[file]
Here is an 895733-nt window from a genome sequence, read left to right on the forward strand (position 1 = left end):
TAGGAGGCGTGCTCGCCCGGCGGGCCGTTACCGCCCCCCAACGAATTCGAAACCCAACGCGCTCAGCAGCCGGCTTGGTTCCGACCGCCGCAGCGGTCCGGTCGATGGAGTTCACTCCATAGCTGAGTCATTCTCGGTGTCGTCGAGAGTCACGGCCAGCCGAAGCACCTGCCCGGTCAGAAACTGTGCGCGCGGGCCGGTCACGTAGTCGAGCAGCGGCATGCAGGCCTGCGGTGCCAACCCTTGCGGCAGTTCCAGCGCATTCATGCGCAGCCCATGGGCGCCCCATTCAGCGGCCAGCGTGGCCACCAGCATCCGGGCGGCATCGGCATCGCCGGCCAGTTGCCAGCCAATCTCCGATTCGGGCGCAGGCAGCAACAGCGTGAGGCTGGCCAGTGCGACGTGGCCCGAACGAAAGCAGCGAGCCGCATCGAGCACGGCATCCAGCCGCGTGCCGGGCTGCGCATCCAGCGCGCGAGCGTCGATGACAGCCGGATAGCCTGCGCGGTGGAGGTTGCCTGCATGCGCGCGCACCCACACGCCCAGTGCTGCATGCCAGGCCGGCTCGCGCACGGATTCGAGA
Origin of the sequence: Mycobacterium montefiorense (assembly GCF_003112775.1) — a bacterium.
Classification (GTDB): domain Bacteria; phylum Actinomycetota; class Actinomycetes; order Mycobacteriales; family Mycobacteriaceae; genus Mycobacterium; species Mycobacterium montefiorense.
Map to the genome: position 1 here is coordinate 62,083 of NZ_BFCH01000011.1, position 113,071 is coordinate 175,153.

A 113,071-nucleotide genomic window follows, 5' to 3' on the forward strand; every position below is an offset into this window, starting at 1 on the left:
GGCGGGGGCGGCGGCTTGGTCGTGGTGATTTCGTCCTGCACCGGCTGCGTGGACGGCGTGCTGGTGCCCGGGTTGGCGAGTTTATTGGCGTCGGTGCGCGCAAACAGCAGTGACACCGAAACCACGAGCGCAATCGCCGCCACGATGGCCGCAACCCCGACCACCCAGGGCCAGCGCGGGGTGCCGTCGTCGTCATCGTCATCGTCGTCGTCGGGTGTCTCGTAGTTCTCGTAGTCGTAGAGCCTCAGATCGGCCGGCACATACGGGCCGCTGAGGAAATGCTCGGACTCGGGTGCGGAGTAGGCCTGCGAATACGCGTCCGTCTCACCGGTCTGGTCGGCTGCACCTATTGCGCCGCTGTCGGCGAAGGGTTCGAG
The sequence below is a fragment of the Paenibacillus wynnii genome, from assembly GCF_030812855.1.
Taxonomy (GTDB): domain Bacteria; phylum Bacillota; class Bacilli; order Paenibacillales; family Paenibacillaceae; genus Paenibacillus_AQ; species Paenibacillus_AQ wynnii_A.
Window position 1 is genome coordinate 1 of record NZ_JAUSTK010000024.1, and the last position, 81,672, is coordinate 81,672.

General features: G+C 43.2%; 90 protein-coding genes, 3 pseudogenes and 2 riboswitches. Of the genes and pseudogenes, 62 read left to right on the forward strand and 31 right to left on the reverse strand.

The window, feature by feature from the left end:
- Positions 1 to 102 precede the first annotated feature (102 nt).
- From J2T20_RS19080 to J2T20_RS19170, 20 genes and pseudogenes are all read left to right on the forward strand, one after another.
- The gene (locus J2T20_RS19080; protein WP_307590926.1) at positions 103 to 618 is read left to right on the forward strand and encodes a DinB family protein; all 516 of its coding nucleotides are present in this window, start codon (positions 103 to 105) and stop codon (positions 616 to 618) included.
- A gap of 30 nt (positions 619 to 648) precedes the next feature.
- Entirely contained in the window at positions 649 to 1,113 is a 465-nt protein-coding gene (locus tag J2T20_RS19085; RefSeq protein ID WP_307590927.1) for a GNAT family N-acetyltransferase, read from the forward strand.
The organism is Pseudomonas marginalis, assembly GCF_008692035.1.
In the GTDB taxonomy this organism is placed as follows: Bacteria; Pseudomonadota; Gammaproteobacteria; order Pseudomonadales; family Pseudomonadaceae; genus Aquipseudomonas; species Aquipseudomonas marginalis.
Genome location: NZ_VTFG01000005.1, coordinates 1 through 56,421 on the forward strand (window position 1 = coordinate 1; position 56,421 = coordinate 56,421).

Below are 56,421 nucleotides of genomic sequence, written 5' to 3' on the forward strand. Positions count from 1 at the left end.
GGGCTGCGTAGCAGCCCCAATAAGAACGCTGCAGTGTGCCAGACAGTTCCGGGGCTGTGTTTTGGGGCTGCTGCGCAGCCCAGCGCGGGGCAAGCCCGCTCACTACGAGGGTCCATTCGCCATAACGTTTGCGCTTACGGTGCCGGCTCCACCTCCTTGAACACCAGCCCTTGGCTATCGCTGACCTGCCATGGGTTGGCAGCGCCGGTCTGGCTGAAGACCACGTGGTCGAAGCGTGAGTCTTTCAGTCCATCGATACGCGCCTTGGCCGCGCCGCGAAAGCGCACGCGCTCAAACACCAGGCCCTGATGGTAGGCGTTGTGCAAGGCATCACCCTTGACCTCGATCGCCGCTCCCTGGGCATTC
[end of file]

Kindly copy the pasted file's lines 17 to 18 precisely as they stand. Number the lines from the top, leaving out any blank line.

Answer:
- Entirely contained in the window at positions 649 to 1,113 is a 465-nt protein-coding gene (locus tag J2T20_RS19085; RefSeq protein ID WP_307590927.1) for a GNAT family N-acetyltransferase, read from the forward strand.
The organism is Pseudomonas marginalis, assembly GCF_008692035.1.